“当她出来时，她迅速成为这个运动的一部分，真正投身进去”，伦敦国王学院（King’s College London）的中国法律专家Eva Pils说。她在几周前与王宇交谈过。
人权观察的Maya Wang表示，被拘捕的王宇律师没有火气。“她讲话轻声细语，对待工作非常认真”，她说。“首先，她是一名律师。对她和其律师事务所的整个打压是一种政治 打压。”
编译: 赵亮 作者: Anna Fifield
立里 @lihlii 2015-07-19 13:56:08 UTC
王宇律师关于所谓伤害案真相的声明: http://wqw2010.blogspot.nl/2015/06/blog-post_706.html 王宇律师关于所谓伤害案真相的声明 近日… http://goo.gl/fb/9uSqqW
She was a quiet commercial lawyer. Then China turned against her.
Human rights lawyer Wang Yu talks during an interview with Reuters in Beijing in this photo from March 1, 2014. China’s state media last month accused Wang, the country’s most prominent female human rights lawyer, of “blabbering about the rule of law and human rights.” Police detained her July 9. (Kim Kyung-Hoon/Reuters)
BEIJING — It could be said that Chinese authorities created Wang Yu — or at least the Wang Yu who has become a thorn in their side.
She was a mild-mannered commercial lawyer working on patent disputes and the like until an incident at a train station in Tianjin at the end of 2008. She had an altercation with station employees after they stopped her from getting on a train, even though she had a ticket, and was then assaulted by several men.
But several months later, it was Wang — not the men who beat her — who was charged with “intentional assault.” After a lengthy and questionable legal process, she spent 21/2 years in jail.
There, she saw how prisoners were forced to work for no pay and heard their tales of being mistreated and tortured, her friends and associates say. When she emerged in 2011, Wang had transformed into a human rights advocate, taking on some of the most high-profile cases in China.
“When she came out, she quickly became a part of this movement and really threw herself into it,” said Eva Pils, an expert in Chinese law at King’s College London, who spoke to Wang a few weeks ago.
Wang is one of a group of more than 100 lawyers detained in a highly coordinated raid across 19 Chinese provinces last week, part of an effort to “smash a major criminal gang” that was “seriously disturbing social order,” according to state media.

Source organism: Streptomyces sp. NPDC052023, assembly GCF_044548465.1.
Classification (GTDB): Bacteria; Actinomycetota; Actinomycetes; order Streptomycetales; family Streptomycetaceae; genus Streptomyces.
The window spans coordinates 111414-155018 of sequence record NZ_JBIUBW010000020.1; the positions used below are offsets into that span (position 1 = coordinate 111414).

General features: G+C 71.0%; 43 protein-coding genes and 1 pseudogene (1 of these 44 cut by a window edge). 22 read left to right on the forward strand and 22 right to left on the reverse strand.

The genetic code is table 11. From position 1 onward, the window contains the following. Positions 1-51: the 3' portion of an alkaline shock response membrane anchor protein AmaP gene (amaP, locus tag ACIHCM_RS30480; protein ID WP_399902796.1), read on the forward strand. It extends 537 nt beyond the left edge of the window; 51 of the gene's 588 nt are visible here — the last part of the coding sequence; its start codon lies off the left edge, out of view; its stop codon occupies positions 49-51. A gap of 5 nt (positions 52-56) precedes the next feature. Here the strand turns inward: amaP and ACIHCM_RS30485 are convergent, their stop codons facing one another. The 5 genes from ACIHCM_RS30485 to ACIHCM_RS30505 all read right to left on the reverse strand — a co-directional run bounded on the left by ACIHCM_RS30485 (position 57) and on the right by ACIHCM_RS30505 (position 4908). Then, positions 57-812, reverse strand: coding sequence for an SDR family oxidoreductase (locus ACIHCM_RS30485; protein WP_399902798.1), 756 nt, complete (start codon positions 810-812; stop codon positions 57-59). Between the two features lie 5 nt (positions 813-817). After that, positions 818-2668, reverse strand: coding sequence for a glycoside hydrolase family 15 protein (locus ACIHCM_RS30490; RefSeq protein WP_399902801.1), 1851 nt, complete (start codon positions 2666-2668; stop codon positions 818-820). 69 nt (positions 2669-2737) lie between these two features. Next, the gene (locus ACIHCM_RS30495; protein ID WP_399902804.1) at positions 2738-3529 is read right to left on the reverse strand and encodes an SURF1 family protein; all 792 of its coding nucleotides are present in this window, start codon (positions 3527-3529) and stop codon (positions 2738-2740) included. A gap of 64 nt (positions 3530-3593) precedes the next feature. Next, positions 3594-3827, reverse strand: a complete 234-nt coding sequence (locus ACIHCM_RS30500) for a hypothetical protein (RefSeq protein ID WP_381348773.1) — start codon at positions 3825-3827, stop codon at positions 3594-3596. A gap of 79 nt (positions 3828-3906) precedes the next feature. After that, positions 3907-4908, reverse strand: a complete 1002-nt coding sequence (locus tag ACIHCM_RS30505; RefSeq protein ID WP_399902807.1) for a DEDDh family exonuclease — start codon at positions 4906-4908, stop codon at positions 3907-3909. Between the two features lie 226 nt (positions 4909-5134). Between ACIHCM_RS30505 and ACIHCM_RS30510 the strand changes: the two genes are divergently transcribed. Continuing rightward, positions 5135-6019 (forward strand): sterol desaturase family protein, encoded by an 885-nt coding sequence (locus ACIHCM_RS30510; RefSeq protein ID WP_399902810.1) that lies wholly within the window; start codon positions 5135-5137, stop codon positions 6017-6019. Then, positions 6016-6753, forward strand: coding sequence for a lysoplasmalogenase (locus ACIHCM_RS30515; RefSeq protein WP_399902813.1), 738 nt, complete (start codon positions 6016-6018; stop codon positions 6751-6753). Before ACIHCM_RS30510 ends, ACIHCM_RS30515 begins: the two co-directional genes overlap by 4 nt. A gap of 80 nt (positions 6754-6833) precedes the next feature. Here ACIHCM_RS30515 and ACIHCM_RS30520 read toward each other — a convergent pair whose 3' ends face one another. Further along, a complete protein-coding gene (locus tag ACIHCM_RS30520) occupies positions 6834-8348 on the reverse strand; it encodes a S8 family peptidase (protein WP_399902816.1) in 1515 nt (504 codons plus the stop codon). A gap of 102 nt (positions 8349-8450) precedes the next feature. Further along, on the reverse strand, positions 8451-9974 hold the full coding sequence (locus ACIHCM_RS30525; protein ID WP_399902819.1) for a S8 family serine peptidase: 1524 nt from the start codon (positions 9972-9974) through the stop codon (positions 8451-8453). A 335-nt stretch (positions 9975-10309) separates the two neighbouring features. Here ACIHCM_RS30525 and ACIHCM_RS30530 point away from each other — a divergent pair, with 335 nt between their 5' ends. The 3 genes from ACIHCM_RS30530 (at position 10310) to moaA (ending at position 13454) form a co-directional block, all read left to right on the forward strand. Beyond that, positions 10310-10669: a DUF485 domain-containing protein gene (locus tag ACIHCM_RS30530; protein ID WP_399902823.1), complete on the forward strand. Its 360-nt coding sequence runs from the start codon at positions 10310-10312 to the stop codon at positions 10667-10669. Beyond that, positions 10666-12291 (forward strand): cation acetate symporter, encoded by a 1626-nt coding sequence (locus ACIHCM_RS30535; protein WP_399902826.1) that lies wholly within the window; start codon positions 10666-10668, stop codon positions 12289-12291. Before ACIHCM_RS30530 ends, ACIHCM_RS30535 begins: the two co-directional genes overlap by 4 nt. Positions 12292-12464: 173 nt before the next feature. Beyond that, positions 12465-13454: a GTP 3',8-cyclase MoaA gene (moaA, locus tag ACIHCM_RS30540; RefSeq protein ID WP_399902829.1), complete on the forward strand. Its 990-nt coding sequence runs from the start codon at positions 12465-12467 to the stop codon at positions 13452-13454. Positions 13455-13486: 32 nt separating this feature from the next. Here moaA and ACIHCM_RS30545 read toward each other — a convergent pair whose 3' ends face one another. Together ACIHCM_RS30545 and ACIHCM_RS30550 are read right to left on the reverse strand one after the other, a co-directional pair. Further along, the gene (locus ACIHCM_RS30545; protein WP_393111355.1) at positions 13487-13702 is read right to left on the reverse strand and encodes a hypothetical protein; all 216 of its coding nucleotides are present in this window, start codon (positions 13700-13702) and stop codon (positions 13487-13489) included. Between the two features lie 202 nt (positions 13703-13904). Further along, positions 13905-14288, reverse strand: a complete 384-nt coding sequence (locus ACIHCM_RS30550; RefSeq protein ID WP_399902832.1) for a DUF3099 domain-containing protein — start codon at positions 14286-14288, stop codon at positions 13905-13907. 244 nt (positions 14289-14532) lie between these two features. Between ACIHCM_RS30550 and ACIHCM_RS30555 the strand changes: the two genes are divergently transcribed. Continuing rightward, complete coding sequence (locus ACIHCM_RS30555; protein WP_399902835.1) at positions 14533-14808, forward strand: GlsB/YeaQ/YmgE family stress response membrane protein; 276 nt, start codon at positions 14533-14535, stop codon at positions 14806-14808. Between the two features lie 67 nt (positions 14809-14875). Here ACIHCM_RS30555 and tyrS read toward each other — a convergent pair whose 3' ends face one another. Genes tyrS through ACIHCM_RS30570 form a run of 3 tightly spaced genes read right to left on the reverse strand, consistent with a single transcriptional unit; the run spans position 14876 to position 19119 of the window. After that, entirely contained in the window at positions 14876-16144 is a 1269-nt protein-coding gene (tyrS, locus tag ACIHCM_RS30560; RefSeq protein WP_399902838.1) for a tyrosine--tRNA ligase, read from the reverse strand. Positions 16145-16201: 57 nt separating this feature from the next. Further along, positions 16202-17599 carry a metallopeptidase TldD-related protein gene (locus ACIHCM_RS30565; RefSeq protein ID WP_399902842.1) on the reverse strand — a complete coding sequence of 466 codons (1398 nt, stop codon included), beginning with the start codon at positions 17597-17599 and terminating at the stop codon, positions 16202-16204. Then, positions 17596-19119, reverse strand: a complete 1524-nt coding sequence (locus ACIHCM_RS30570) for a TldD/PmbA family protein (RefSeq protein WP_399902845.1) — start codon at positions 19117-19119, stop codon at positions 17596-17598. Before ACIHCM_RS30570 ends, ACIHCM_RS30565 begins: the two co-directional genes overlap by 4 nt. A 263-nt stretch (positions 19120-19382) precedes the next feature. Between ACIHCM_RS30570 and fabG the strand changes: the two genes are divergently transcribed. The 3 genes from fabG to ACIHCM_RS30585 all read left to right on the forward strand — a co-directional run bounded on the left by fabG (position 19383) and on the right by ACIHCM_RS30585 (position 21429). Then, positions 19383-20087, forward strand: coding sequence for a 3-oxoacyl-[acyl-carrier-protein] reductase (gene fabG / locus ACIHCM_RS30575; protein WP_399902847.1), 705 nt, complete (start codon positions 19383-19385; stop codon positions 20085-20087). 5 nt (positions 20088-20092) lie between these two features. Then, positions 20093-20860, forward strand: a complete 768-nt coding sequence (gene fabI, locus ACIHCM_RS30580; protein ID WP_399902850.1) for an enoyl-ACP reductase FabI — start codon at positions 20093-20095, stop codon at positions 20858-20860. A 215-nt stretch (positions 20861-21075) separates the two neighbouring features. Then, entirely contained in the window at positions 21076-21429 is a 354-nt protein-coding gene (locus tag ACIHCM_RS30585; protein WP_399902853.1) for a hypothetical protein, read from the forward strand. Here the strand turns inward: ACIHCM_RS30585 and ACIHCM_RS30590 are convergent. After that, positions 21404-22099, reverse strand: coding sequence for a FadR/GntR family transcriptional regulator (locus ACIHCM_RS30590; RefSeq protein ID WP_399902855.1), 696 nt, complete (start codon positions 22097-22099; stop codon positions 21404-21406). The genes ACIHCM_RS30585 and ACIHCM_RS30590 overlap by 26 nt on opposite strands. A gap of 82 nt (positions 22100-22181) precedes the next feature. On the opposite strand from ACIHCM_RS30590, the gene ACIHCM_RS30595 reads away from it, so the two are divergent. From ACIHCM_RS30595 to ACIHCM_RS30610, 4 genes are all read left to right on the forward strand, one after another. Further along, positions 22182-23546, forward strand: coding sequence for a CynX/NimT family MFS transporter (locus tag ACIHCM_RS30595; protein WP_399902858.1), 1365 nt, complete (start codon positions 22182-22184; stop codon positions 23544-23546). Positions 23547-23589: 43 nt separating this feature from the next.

Wang for a time represented Ilham Tohti, a prominent Uighur intellectual who was sentenced to life in prison last year on charges of advocating separatism and inciting ethnic hatred, criticizing the government and voicing support for terrorism.
She also defended the “Five Feminists” who were charged in March with creating a disturbance as they planned a public awareness campaign against sexual harassment to coincide with International Women’s Day.
And there were the members of the banned Falun Gong spiritual group whom Wang was supposed to be representing, but she was repeatedly denied entry to the courthouses.
After one instance in the northern province of Heilongjiang last year, when she was denied access to a Falun Gong client, she and a colleague stood outside the Mudanjiang police bureau holding signs saying, “Lawyers demand the right to meet with clients.”
Few people would have seen the pair outside the remote police station in a city near the Russian border, but Wang’s colleague put a photo of the two of them on Weibo, China’s version of Twitter, and it soon spread.
It was this work — and her use of social media to take it to the masses — that led to her arrest last week as part of a coordinated, nationwide crackdown on human rights lawyers.
“I think she really made the government angry because of her human rights work,” said Teng Biao, one of China’s best-known civil rights lawyers and a visiting scholar at Harvard Law School. “These lawyers are well organized and they are well connected. They can mobilize people through social media.”
Arrests of human rights lawyers are hardly uncommon in China. As of Thursday, a total of 215 lawyers, law firm staff members and human right activists were detained, arrested or incommunicado in the country, according to the Hong Kong-based China Human Rights Lawyers Concern Group.
But analysts said the scale of last week’s mass detentions, which came amid a broader suppression of nongovernmental organizations and other civil society groups under President Xi Jinping, was astounding.